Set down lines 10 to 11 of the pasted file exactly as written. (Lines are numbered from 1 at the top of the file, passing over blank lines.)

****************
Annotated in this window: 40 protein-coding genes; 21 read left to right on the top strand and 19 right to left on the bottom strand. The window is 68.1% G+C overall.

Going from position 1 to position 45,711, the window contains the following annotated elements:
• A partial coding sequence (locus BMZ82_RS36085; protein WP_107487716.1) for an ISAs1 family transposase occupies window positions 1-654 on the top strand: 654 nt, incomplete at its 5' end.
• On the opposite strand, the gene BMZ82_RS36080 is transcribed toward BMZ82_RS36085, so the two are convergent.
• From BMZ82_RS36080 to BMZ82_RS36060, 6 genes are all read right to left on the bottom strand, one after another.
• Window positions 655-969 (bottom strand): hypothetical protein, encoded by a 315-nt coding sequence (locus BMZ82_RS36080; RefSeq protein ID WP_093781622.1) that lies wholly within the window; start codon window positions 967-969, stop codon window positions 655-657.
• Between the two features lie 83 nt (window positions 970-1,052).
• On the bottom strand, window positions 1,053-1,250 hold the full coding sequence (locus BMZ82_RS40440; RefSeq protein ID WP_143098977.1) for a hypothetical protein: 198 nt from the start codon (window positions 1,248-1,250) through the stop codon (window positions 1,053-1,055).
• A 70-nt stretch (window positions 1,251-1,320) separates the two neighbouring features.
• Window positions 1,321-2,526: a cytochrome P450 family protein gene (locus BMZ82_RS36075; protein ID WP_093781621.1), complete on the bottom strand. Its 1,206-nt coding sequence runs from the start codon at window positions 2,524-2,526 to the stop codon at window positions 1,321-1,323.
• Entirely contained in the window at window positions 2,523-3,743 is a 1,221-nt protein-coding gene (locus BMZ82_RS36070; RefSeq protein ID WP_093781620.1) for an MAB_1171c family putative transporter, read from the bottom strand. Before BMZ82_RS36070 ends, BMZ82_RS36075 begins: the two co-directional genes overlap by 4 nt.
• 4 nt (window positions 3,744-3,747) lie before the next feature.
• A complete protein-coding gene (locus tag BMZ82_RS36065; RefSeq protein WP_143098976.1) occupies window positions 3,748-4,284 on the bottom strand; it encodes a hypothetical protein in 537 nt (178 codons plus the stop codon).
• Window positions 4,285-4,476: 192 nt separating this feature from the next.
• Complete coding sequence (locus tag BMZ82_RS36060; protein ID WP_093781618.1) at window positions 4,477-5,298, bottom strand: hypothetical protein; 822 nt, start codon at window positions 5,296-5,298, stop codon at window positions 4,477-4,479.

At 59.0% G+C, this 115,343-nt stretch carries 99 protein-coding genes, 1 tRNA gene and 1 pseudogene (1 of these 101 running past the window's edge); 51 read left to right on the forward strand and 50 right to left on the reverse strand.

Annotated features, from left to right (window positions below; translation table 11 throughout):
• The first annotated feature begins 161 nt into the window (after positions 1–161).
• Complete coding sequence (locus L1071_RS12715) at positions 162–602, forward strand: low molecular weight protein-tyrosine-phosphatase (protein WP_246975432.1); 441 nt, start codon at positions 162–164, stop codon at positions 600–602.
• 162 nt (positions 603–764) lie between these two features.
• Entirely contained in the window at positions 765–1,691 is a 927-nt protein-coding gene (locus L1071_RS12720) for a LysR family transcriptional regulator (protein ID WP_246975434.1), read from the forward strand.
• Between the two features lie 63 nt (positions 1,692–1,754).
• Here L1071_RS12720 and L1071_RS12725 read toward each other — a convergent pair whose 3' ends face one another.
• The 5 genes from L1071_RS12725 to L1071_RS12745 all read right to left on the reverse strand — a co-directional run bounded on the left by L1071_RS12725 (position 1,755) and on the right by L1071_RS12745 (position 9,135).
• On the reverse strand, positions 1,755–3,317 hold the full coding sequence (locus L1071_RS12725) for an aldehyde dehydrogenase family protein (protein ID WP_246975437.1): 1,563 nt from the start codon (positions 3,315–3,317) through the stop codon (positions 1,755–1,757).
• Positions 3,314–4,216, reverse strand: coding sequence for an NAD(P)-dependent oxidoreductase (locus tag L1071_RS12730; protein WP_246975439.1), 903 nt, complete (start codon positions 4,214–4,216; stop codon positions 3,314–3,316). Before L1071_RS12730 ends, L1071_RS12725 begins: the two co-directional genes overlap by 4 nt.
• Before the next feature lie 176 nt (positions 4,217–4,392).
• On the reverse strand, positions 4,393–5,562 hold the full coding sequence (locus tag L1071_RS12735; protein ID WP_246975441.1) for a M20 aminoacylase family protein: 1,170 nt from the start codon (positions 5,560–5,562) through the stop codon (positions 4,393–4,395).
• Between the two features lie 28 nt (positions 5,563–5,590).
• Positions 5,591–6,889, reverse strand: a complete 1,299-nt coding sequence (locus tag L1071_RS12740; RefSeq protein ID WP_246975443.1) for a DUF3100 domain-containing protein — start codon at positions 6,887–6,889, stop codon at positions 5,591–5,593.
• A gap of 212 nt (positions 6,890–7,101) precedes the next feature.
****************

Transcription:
• Window positions 1,321-2,526: a cytochrome P450 family protein gene (locus BMZ82_RS36075; protein ID WP_093781621.1), complete on the bottom strand. Its 1,206-nt coding sequence runs from the start codon at window positions 2,524-2,526 to the stop codon at window positions 1,321-1,323.
• Entirely contained in the window at window positions 2,523-3,743 is a 1,221-nt protein-coding gene (locus BMZ82_RS36070; RefSeq protein ID WP_093781620.1) for an MAB_1171c family putative transporter, read from the bottom strand. Before BMZ82_RS36070 ends, BMZ82_RS36075 begins: the two co-directional genes overlap by 4 nt.